When I was a girl, I learnt something about hormones. Some were okay – it was fine to talk about things like adrenaline and testosterone. There was even some grudging respect for ‘adrenaline junkies’, and men with a lot of testosterone were viewed with a level of admiration for their ‘manliness’.
Women’s hormones were things to be whispered about though. Menstruation and menopause were not for open discussion. The fluctuation of women’s hormones was not only taboo, but were actually a flaw in how women worked. Jokes about ‘that time of life’ and how crazy women went lurked under the surface. Women’s anger and emotion about anything could be flippantly and quietly dismissed as ‘just her time of the month’.
When I was 12 I started my periods. This coincided with my mother starting the menopause, and my dad leaving home (for the first time – he came and went over the next decade or so, it was pretty chaotic). Our house was awash with hormones that we couldn’t speak about.
What I did learn though, was how the menopause meant that my mother felt she was no longer a real woman. She was diminished, finished, completely without worth. I didn’t realise I was internalising her beliefs and perceptions; those stories stayed with me, without question, for a long time. This was backed up by the seeming disappearance of women on our TV screens once they reached their 40s; and how the male romantic leads continued on our screens, but with younger and younger women as their female leads.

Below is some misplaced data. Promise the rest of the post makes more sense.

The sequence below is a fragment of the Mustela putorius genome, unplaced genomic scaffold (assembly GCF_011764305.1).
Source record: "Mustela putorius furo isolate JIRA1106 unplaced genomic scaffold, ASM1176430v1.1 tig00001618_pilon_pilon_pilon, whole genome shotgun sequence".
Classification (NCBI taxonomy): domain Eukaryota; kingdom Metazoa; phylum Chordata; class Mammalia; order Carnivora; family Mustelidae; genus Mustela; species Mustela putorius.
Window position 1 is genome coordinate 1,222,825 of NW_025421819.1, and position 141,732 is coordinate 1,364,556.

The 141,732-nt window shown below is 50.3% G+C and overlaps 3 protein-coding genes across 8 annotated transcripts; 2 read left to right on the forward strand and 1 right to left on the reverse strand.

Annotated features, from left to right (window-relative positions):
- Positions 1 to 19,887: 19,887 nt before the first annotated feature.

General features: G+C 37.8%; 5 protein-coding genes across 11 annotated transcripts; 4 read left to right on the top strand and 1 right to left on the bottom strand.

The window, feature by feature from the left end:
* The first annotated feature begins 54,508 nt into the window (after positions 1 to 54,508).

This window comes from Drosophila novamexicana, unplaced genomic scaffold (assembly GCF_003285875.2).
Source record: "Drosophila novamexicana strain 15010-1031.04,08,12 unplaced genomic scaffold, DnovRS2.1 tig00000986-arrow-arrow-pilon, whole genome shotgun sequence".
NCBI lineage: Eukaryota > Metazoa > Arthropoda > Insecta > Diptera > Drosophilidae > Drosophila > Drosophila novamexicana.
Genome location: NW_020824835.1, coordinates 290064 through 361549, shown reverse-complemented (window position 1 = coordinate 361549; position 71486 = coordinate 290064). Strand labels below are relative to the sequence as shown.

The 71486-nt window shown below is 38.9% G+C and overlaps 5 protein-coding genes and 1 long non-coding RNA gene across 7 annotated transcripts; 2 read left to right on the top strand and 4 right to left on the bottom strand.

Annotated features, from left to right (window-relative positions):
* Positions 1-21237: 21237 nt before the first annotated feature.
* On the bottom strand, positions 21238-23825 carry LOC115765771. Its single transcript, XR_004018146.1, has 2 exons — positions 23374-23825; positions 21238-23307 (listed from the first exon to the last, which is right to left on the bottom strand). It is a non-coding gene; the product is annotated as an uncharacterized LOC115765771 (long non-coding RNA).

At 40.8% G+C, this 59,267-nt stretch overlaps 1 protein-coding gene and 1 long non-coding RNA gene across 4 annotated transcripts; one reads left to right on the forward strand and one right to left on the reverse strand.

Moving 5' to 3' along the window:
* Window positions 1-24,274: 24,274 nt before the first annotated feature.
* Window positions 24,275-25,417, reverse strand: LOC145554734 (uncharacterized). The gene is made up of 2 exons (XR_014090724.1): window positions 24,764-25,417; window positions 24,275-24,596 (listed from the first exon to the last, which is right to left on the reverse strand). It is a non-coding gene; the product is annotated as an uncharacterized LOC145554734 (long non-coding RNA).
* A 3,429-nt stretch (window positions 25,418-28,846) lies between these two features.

When I reached the perimenopause though, I realised I’m not ready to disappear. I see a world that is changing, slowly but surely. Women are stepping into their power all around me, realising we can change the stories.
What stories did you internalise about women’s hormones? How have those stories changed?